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Asian J Neurosurg. 2012 Apr-Jun; 7(2): 87–89.
PMCID: PMC3410168

Asystole during posterior fossa surgery: Report of two cases

Abstract

Asystole during posterior fossa neurosurgical procedures is not uncommon. Various causes have been implicated, especially when surgical manipulation is carried out in the vicinity of the brain stem. The trigemino-cardiac reflex has been attributed as one of the causes. Here, we report two cases who suffered asystole during the resection of posterior fossa tumors. The vago-glossopharyngeal reflex and the direct stimulation of the brainstem were hypothesized as the causes of asytole. These episodes resolved spontaneously following withdrawal of the surgical stimulus emphasizing the importance of anticipation and vigilance during critical moments of tumor dissection during posterior fossa surgery.

Keywords: Asystole, brainstem manipulation, posterior fossa surgery, trigemino-cardiac reflex, vago-glossopharyngeal reflex

Introduction

Neurosurgical conditions responsible for cardiac arrhythmias have been described in the literature.[1] The resultant arrhythmia may be sinus bradycardia, paroxysmal ventricular contraction, supraventricular tachycardia, ventricular fibrillation, or flutter.[2] Sudden bradycardia/asystole are not uncommon, especially when surgery is carried out in the vicinity of brain stem. Various causes have been described and most often, the trigemino-cardiac reflex is implicated. However, none attributed it to the vago-glossopharyngeal reflex during surgery in the posterior fossa. Here, two cases of asystole have been described during posterior fossa surgery. The vago-glossopharyngeal reflex andthe direct stimulation of brainstem are hypothesized as the causes.

Case Reports

Case 1

A 40-year-old male, weighing 65 kg, was admitted with complaints of headache, decreased hearing in the left ear and decreased vision in both eyes for one year. There was no history of any co-existing medical illness. He underwent a ventriculoperitoneal shunt insertion under general anesthesia six months back. All investigations were within normal limits. He was diagnosed with left acoustic neuroma [Figure 1]; hence, a retromastoid suboccipital craniotomy and excision of the tumor was planned. After induction of anesthesia, the patient was placed in the sitting position and surgery was commenced. During the dissection of tumor adjacent to the glossopharyngeal nerve, a transient episode of bradycardia occurred which resolvedspontaneously. Fifteen minutes later, bradycardia recurred which proceeded to asystole. The neurosurgeon was informed and atropine 0.3 mg was given, intravenously. The heart rate was reverted back to normal. The mean arterial pressure (MAP) showed a fall from 80 to 62 mmHg. A bolus of hydroxyethyl starch (100 ml) along with mephentermine 3 mg was administered. MAP increased to 74 mmHg; and the dissection of tumor was continued. Another episode of sudden asystole occurred four minutes later. The heart rate was improved after the stimulus was withdrawn. It was decided to stop the excision of tumor along the area of glossopharyngeal nerve. After completion of the procedure, the patient was shifted to intensive care unit for elective ventilation. The trachea was extubated uneventfully 12 hours later.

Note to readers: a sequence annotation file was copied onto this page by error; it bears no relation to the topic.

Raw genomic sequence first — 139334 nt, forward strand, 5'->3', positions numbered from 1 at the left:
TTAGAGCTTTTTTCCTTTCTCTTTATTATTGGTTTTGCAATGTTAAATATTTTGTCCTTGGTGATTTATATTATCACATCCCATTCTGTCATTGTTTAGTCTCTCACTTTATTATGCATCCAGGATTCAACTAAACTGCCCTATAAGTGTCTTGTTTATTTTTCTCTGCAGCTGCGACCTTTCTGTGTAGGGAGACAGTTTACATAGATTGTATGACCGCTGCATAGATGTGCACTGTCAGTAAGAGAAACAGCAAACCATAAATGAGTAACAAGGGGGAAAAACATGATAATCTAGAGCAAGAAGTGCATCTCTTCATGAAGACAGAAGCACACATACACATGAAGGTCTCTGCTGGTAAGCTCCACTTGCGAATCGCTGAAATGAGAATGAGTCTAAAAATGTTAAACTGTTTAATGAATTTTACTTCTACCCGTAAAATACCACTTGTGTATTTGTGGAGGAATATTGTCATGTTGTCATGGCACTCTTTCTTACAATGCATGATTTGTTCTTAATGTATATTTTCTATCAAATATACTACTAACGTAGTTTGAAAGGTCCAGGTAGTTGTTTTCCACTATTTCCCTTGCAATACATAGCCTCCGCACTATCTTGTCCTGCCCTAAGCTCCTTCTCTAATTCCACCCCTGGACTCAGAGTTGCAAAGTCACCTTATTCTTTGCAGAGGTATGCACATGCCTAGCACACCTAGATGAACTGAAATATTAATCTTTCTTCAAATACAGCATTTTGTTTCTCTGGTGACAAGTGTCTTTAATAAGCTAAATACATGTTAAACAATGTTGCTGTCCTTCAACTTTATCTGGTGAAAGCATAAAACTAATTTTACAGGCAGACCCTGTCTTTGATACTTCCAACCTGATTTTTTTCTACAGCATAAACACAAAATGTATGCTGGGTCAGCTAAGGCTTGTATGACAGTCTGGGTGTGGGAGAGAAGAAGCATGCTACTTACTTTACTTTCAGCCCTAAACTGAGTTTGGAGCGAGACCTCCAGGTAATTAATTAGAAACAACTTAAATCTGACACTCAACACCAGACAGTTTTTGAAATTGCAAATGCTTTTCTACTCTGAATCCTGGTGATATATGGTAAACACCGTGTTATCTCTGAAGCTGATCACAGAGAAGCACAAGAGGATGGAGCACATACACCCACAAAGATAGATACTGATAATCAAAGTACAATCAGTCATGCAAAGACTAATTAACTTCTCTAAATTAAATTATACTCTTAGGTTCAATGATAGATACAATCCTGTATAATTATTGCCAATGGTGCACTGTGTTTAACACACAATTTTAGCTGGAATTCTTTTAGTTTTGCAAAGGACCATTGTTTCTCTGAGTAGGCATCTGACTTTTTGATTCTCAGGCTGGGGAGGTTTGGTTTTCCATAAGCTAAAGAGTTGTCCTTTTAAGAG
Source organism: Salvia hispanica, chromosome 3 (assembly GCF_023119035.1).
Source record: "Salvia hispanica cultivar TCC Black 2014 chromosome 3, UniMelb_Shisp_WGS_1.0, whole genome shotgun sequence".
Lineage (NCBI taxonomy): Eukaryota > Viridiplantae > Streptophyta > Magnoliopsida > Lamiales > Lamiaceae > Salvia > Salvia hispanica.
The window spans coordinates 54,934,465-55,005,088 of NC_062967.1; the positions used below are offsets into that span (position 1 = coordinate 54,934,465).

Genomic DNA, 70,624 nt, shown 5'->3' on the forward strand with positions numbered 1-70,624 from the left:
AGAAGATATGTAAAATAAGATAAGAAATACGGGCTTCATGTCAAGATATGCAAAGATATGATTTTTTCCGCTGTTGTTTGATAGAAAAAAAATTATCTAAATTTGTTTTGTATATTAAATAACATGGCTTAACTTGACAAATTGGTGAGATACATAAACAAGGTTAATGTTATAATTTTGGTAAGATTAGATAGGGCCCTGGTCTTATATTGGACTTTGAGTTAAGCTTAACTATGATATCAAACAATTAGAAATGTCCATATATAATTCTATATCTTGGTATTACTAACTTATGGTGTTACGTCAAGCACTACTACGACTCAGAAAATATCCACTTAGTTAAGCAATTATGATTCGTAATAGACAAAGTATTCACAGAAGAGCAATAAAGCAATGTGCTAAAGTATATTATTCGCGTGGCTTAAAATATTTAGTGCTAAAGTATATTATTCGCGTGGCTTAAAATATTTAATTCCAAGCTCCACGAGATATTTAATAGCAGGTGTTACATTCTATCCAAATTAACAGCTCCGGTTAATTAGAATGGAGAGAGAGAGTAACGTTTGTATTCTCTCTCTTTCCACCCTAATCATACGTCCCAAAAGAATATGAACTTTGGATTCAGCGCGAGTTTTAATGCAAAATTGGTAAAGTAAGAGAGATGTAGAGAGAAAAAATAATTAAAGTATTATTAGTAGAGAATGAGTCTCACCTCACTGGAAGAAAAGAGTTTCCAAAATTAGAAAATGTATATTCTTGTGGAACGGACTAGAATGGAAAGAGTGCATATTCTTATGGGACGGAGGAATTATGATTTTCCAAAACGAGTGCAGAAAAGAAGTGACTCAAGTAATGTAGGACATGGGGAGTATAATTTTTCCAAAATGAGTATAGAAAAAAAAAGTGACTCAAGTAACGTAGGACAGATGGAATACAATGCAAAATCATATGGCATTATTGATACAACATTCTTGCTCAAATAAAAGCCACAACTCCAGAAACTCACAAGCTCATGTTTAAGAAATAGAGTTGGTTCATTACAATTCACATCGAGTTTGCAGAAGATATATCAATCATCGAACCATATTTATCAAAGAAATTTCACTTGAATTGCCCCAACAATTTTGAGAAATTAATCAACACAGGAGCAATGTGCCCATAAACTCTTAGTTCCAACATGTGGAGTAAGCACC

Figure 1
Magnetic resonance imaging of brain showing left cerebellopontine angle mass lesion (arrow) compressing the brainstem

Case 2

A 25-year-old male weighing 80 kg, presented with history of occipital headache and vomiting lasting for seven months.Magnetic resonance imaging of brain showed a dermoid cyst in the cisterna magna displacing the fourth ventricle. The midline suboccipital craniotomy and excision of the dermoid cyst were planned in prone position. The past history of any medical/surgical illness was unremarkable. The pre-operative investigations were all within normal limits. In the operating room, after induction ofanesthesia, the patient was positioned prone. After 160 minutes of surgery, the patient developed a sudden flat line on electrocardiogram (ECG) [Figure 2]. The operating surgeon was informed immediately and 100% oxygen was started. The asystole continued for 10 seconds and then reverted back to normal sinus rhythm spontaneously without any intervention. The stoppage of surgery and termination of asystole occurred simultaneously, indicating that brain handling was the cause.After this event,the surgery continued for two more hours and was uneventful.The patient was electively ventilated in view of the intraoperative course and was successfully extubated on the first pre-operative day. One week later, the patient was discharged from the hospital without any further complaints.